May 14, 2013- South Jersey surfcasters have claimed victory at Drag Island this week after learning that efforts to preserve access rights to this historic Somers Point walk-up hotspot have proven successful.
The Drag Island Access Preservation Association (DIAPA), together with the Recreational Fishing Alliance (RFA) and its New Jersey chapter (RFA-NJ), was informed this week by Sen. Jeff Van Drew (D-Cape May) that walk-on access will continue at Drag Island once the State of New Jersey finishes completion of the new southbound Parkway bridge project at Somers Point, and that plans to completely demolish the Beesley’s Point Bridge are being modified to accommodate fishermen and nature enthusiasts alike.
According to RFA executive director Jim Donofrio, the plan to preserve the access rights enjoyed by New Jersey residents for the past 85 years includes a fishing pier extension on the south side of Drag Island which will extend into Great Egg Channel, with a portion of the Beesley’s Point Bridge maintained for walk-on access to Drag Island. This all comes by way of ongoing political negotiations following months of public support and letter-writing by New Jersey anglers.
“I know sometimes folks get frustrated when things don’t happen in government immediately, but this is one particular access victory that would not have been possible without the efforts of government officials, both elected and those appointed, who helped fast-track this effort in Trenton,” Donofrio said.
“In addition to Sen. Van Drew who has long championed angler issues in New Jersey, RFA is thankful to the folks in the Christie Administration, particularly Commissioner Martin and his staff at the Department of Environmental Protection (DEP) as well as the Department of Transportation (DOT) who got together and figured out a way to ensure progress with preservation,” added Donofrio.
Van Drew, who originally met with anglers back in February regarding Drag Island, gave credit to DOT Commissioner Jim Simpson, DEP Commissioner Martin, and Gov. Christie for approving the project. “This couldn’t have happened without them. This project caps off an extraordinary commitment they have made to South Jersey. This truly will increase public access in a way that makes sense and does not infringe on residents’ property rights. Generations of fishermen and nature lovers will enjoy this spectacular area. This project is a win for residents and visitors alike,” Van Drew said this week in the Atlantic City Press.
“I would like to personally thank Senator Van Drew and the RFA for their tireless efforts in Trenton to ensure the enjoyment of shore based fishing and other nature related activities at Drag Island for generations to come,” said founding DIAPA representative and longtime RFA member Bill Shillingford. “We are also thankful for the positive positions of the DEP and Division of Fish Game and Wildlife in preserving access to Drag Island. This is a good example of how groups working together for a common cause can get positive results.”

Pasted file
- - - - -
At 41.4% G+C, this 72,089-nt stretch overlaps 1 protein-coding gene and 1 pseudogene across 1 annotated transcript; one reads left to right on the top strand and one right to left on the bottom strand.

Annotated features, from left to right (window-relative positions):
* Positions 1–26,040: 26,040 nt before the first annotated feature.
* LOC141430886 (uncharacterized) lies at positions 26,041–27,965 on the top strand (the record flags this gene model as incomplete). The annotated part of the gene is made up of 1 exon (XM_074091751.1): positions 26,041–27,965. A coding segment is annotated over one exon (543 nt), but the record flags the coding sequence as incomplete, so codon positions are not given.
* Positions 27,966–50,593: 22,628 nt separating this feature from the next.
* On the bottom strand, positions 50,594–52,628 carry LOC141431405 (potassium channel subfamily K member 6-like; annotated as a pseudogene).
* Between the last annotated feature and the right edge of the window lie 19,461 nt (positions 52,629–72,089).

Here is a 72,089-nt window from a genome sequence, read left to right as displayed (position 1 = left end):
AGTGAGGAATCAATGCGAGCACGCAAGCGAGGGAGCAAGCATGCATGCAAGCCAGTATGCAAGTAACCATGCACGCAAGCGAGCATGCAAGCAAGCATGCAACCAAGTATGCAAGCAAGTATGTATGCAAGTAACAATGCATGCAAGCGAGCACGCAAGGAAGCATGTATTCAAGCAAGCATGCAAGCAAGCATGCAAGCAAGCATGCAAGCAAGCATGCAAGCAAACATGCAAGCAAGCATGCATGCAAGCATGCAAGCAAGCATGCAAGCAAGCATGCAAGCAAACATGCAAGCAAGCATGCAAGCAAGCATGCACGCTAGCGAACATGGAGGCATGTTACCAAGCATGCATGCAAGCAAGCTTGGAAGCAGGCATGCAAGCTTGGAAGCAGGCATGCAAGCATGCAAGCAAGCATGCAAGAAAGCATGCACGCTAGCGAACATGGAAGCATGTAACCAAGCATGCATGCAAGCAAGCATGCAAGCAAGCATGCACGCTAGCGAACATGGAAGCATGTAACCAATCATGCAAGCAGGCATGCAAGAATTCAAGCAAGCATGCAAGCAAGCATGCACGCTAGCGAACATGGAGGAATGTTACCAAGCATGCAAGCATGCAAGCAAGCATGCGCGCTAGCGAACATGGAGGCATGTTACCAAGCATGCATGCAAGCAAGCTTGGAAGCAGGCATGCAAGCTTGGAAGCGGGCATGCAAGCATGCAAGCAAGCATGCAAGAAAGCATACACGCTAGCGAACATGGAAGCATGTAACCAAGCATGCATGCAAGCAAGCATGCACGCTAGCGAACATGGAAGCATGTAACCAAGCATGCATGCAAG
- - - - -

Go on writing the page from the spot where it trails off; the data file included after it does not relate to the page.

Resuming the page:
George Bucci, a founding member of DIAPA, overjoyed at the news, said “Being local to the area and having fished Drag Island over the years and now with my children, I thought the access issue was important enough for me to get involved to preserve access for everyone for future generations to enjoy. I cannot express how happy I am about the results here.”
Shillingford and Bucci both praised the efforts of another DIAPA founder, local attorney and avid angler Pat Martin. “Without his sound legal advice and insightful guidance, I am not sure we would be where we are right now.”
“I am extremely pleased with the results here,” Martin said. “Senator Van Drew took the time out of his busy schedule to meet with us, genuinely listened to our concerns and believed in our cause. RFA also committed to our efforts. I want to personally commend the Senator and RFA for fighting in Trenton to preserve access to Drag Island on our behalf.”
RFA-NJ representative Greg O’Connell said the decision to protect public access at Drag Island may seem a minor victory for folks not familiar with this particular stretch of fishing area, but he explained that it’s a huge public access win for the state’s anglers. “We’ve had so many meetings with the DEP in recent years where we’ve heard the pledge of no net-loss of access, so in the grand scheme of things, the preservation of Drag Island traditions helps set a major precedent for public access in New Jersey.”
The Atlantic City Press reported today that there would be parking on the Atlantic County side, which Van Drew said eventually could be expanded into “a wonderful recreation area.” Van Drew noted the new southbound parkway bridge over Great Egg Harbor Bay and Drag Island will also have an additional lane for cars and a separate path for bicycles, the only bike lane on the parkway.
“With this project, we are creating a more convenient and efficient way for residents to continue to enjoy our region’s beautiful coastal areas. I want to thank the anglers who worked on this issue and state officials who approached this idea with an open mind. This is what happens when we all work together for the good of the community,” Van Drew said.
Van Drew also reminded anglers that this could take some time to get accomplished, perhaps a couple of years. “All the T’s have not been crossed and the I’s have not been dotted,” Van Drew told the Atlantic City Press.
O’Connell added that RFA-NJ will continue to monitor the progress of the initiative, but added that the pledge from Van Drew and the Christie administration together is great news for all New Jersey constituents.
“At a time when the state budget was being negotiated and an ongoing DOT project was well underway, to take time to help shepherd our cause through the proper channels in Trenton is proof that government does work when the people take the time to get involved,” O’Connell said.